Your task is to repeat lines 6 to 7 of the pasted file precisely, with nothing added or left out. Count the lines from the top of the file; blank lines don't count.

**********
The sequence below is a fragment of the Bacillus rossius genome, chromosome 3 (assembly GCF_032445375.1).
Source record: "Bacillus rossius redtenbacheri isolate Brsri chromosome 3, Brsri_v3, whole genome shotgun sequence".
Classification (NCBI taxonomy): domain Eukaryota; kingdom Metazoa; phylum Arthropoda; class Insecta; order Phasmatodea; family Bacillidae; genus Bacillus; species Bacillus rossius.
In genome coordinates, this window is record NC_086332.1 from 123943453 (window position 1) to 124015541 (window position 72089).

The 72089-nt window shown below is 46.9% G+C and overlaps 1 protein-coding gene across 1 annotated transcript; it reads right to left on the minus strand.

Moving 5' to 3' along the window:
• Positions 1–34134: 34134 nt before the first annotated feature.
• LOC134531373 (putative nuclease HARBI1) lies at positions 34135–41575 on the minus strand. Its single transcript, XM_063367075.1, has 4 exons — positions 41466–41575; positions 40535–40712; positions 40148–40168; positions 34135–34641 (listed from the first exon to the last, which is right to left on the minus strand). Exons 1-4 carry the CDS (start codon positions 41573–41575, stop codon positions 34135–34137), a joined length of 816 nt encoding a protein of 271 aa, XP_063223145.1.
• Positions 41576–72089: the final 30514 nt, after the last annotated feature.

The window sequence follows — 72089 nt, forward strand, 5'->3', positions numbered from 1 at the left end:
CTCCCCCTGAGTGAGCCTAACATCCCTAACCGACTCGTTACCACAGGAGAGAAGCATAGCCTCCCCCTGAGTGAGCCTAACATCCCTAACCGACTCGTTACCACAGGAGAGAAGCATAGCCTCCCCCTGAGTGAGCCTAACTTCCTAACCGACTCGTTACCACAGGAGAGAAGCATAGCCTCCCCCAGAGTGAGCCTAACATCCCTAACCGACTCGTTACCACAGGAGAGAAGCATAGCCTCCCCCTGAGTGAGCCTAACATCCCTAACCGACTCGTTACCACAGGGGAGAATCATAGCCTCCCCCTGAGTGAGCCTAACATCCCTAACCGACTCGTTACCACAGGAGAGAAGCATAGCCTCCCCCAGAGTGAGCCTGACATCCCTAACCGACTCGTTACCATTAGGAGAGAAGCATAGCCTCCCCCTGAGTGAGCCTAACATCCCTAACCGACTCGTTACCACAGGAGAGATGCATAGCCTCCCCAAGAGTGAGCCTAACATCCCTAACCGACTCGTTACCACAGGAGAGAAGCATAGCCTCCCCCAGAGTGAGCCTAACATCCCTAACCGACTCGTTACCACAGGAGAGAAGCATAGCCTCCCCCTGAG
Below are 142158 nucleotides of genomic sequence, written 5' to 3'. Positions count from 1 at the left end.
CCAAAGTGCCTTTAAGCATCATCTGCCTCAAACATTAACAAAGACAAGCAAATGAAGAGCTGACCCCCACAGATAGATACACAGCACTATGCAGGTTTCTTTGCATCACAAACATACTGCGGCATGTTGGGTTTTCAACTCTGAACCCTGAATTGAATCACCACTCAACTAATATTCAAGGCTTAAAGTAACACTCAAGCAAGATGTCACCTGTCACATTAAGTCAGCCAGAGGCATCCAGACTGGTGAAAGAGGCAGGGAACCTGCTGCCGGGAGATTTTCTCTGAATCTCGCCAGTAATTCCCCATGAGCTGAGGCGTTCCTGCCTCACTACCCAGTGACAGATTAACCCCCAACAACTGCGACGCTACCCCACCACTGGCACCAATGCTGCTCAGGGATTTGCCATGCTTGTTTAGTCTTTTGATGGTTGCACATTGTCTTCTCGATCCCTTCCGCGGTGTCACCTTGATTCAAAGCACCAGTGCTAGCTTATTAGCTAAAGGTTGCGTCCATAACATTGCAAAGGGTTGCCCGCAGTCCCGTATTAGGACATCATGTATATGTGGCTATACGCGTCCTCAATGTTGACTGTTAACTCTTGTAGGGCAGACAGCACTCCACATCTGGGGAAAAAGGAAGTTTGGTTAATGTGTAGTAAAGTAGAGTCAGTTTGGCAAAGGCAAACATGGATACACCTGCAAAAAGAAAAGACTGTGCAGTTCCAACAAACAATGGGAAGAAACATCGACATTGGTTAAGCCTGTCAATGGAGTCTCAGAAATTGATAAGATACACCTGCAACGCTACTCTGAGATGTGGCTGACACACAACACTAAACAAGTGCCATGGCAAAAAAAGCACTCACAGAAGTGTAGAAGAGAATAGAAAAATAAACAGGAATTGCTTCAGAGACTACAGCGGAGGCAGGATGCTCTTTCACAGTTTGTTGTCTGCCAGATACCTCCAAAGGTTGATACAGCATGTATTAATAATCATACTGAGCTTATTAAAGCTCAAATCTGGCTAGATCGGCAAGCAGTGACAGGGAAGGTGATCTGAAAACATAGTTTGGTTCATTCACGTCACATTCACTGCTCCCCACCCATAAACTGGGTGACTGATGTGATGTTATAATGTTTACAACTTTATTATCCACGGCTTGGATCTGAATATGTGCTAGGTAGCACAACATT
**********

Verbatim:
Moving 5' to 3' along the window:
• Positions 1–34134: 34134 nt before the first annotated feature.